PAUL KLEE (1879-1940)
PAUL KLEE (1879-1940)
PAUL KLEE (1879-1940)
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PAUL KLEE (1879-1940)

Rotbärtiger Kopf

PAUL KLEE (1879-1940)
Rotbärtiger Kopf
dated, numbered, titled and inscribed 'SCL X 1929 K.7. rotbärtiger Kopf' (on the artist's mount)
watercolor on paper laid down on card
Sheet size: 18 3/8 x 12 7/8 in. (46.7 x 32.7 cm.)
Mount size: 25 7/8 x 18 7/8 in. (65.7 x 48 cm.)
Executed in 1929
Lily Klee, Bern (wife of the artist).
Klee-Gesellschaft, Bern (acquired from the above, 1946).
Werner Allenbach, Bern (1953).
Galerie Berggruen & Cie, Paris (acquired from the above, 1956).
Private collection, New York (acquired from the above, September 1957).
By descent from the above to the present owner.
W. Grohmann, Paul Klee, Paris, 1929, p. 58 (illustrated).
J.A. Thwaites, "Paul Klee and the Object," Parnassus, vol. 9, no. 6, November 1937, pp. 9-11.
C. Giedion-Welcker, Paul Klee, New York, 1952, p. 104, no. 94 (illustrated).
C. Giedion-Welcker, Paul Klee in Selbstzeugnissen und Bildokumenten, Reinbek, 1961, pp. 130 and 155.
The Paul Klee Foundation, ed., Paul Klee, Catalogue raisonné, 1927-1930, Bonn, 2001, vol. 5, p. 273, no. 4773 (illustrated).
W. Kersten, O. Okuda and M. Kakinuma, Paul Klee: Sonderklasse, Unverkäuflich, exh. cat., Zentrum Paul Klee, Bern, 2014, no. 193, p. 376 (illustrated).
Berlin, Galerie Alfred Flechtheim, Paul Klee, October-November 1929, no. 129.
Dresden, Galerie Neue Kunst Fides, Paul Klee zum 50. Geburtstage: Aquarelle aus den Jahren 1920-1929, February-March 1930, no. 83.
Kunsthalle Bern, Paul Klee, February-March 1935, no. 143.
Kunstverein Winterthur and Kunstmuseum St. Gallen, Das Graphische Kabinett, Paul Klee, May-August 1935, p. 17, no. 149.

Lot Essay

In 1901, at the age of 21, Klee noted in his diary: "thoughts about the art of portraiture. Some will not recognize the truthfulness of my mirror. Let them remember that I am not here to reflect the surface (this can be done by the photographic plate), but must penetrate inside. My mirror probes down to the heart. I write words on the forehead and around the corners of the mouth. My human faces are truer than the real ones" (The Diaries of Paul Klee, 1898-1918, Berkeley, 1964, pp. 47-48).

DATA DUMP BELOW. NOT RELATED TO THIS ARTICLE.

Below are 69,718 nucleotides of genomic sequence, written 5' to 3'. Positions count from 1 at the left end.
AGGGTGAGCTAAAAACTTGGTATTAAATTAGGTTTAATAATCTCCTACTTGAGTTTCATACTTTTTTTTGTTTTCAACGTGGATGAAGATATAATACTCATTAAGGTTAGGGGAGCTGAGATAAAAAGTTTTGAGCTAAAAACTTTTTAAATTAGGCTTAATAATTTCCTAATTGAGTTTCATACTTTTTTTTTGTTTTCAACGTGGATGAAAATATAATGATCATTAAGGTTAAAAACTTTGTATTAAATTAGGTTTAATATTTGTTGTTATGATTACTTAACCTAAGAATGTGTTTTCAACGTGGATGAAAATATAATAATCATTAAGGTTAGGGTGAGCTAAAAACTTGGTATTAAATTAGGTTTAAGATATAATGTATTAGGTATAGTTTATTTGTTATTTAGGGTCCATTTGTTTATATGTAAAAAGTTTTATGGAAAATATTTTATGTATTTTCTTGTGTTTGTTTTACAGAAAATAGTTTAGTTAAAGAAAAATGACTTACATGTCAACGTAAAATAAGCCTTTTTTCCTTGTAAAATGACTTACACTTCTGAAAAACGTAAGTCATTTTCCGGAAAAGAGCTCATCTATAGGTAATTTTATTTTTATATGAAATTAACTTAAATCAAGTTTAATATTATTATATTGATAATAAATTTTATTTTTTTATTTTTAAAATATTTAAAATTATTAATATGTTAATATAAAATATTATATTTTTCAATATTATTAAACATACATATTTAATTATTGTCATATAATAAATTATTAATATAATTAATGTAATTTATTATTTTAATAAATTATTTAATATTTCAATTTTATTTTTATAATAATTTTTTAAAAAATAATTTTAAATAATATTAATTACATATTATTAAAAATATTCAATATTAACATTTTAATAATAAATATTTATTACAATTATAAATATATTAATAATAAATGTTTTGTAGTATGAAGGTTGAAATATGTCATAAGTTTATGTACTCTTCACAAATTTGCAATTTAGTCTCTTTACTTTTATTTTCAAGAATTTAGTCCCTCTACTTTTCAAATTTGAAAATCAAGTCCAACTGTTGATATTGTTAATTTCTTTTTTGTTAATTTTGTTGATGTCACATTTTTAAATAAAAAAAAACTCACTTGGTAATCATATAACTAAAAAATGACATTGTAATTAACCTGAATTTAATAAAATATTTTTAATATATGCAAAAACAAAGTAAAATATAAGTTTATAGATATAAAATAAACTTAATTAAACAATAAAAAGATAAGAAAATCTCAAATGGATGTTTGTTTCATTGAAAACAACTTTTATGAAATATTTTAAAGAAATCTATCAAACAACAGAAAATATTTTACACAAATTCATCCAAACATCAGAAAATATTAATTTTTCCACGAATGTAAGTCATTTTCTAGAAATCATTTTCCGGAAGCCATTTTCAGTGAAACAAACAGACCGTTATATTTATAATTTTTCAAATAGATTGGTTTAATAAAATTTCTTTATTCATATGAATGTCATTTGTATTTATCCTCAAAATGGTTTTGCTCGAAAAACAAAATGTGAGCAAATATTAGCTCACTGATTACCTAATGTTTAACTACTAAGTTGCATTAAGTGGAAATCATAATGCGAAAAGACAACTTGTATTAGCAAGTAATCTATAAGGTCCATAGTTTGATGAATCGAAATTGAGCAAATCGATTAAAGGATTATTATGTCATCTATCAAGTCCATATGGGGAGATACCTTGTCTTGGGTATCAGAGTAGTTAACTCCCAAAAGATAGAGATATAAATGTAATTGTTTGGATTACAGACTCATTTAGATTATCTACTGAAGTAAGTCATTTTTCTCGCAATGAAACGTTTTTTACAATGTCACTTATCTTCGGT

Painted twenty-eight years later, Rotbärtiger Kopf realizes this youthful ambition. Rather than a naturalistic depiction aimed at rendering the physical likeness of its sitter, Klee has painted a non-objective allusive picture which leaves us wondering: whose is this Red-Bearded Head? The heavy mane, large nose and serene expression might remind us of a lion at the rest. Others may see melancholy in this head’s pensive eyes, and others yet maybe something mystical or entirely different. As Will Grohmann observes: "Where Klee reduces the drama to a single character, he simplifies the picture to an enigmatic minimum" (Paul Klee, London, 1969, p. 199). It is for the viewer to decipher who, what, why, because although we all see the physical world with the same human eyes, how we interpret its meaning is entirely subjective, and it is Klee’s own interpretation of this man’s "true self" which he brings to life and challenges us to experience.
Klee's deliberate use of the paper's texture (perhaps sitting in for the model’s wrinkled skin or ruffled soul), the soft transitions in the watercolor’s organic hues and the rhythmic application of red brushstrokes to suggest the beard’s hairs all increase the mystical quality of this powerful picture.
By 1929, when Rotbärtiger Kopf was executed, Klee had arguably arrived at the peak of his artistic career. He enjoyed international status as a master of contemporary art and was a prominent representative of the Bauhaus, where he had taught since 1920, first at Weimar and now at Dessau. On the occasion of his fiftieth birthday in December 1929, the Berlin gallerist Alfred Flechtheim gave him a large retrospective, which then traveled to The Museum of Modern Art in New York; The Cahiers d'Art in Paris commissioned a massive volume of reproductions of his oeuvre; and he was celebrated at the Bauhaus with an enormous package of gifts dropped by parachute from an airplane. That same year, the first major monograph on Klee was published, written by Will Grohmann. According to Grohmann, "Klee was now one of the few artists in a position to decide the future course of art. Every exhibition of his was eagerly anticipated, and critics measured him by international standards" (Paul Klee, New York, 1954, p. 251).
In 1931, two years after this work was executed, Klee took up a professorship at the Düsseldorf Academy. In 1933 however, the Nazis identified him as a degenerate artist and singled him out as a “Galician Jew” in a newspaper issue, after which the Gestapo searched his home and had him fired from his new post. Although his popularity and success outside Germany was as strong as ever, with successive shows in Paris and London that year, the artist and his family were forced to leave Germany and emigrate to Switzerland in late 1933.
Klee considered this work to be sonderklasse or special class, which is why he kept it in his personal collection until his death. Executed at the height of his career, a few years before his expulsion from Germany and the declaration of his terminal illness, this watercolor is a perfect example of Klee's work at his most confident and creative.

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